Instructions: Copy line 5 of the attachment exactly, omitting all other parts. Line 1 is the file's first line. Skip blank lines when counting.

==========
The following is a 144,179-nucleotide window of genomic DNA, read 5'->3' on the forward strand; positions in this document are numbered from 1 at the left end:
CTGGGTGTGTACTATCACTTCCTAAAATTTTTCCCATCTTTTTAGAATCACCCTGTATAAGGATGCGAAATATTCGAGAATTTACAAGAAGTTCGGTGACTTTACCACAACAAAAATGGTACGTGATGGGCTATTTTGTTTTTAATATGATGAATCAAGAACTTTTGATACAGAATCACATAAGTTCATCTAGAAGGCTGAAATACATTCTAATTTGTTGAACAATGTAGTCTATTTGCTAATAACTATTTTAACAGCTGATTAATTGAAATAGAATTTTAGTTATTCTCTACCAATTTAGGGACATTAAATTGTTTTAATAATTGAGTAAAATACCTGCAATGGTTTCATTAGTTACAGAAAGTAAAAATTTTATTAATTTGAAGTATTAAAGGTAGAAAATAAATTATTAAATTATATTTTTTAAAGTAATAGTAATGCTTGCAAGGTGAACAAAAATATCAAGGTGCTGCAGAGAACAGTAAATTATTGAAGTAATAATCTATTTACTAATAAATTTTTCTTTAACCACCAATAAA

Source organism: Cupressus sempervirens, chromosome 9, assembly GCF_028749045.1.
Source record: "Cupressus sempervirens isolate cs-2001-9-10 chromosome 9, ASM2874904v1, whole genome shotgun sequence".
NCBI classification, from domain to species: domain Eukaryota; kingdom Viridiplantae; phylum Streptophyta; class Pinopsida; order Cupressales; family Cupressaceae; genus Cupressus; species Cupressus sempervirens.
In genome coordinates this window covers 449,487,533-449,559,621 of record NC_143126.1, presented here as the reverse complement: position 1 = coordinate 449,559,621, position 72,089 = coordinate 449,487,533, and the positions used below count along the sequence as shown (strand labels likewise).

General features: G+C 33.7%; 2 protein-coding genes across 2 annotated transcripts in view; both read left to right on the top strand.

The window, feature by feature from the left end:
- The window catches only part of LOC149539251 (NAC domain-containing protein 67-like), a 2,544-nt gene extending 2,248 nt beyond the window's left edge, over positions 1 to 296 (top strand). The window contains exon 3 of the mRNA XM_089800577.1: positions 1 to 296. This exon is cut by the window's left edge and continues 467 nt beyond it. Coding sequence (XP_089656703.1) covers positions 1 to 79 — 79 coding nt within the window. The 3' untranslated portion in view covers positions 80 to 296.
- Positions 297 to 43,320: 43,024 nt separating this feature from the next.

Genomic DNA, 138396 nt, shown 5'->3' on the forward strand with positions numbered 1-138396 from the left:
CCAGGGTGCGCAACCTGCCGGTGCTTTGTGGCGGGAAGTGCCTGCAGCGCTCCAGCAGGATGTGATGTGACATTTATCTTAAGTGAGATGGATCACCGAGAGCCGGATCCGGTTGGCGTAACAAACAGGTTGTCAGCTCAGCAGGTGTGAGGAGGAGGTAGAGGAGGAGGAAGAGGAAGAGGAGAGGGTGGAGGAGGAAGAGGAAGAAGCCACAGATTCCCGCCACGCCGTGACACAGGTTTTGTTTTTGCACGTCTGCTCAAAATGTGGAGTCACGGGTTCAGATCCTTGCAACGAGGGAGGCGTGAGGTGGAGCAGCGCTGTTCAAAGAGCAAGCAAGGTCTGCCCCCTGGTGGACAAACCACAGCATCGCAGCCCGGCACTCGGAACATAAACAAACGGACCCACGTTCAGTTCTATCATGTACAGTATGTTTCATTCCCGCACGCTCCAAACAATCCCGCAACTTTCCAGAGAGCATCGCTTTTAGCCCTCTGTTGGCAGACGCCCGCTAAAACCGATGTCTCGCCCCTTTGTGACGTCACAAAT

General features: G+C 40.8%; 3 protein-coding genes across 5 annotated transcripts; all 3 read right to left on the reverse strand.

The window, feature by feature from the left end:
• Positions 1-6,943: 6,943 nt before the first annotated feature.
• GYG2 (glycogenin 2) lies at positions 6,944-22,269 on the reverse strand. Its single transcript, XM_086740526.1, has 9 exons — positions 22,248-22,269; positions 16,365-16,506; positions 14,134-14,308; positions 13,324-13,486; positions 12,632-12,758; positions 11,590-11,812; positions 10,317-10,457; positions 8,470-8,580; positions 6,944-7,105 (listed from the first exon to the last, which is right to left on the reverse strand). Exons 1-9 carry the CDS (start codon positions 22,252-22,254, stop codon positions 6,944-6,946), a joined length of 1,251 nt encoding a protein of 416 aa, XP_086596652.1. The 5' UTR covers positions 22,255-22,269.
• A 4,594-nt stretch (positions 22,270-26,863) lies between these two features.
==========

NCBI classification, from domain to species: domain Eukaryota; kingdom Viridiplantae; phylum Streptophyta; class Pinopsida; order Cupressales; family Cupressaceae; genus Cupressus; species Cupressus sempervirens.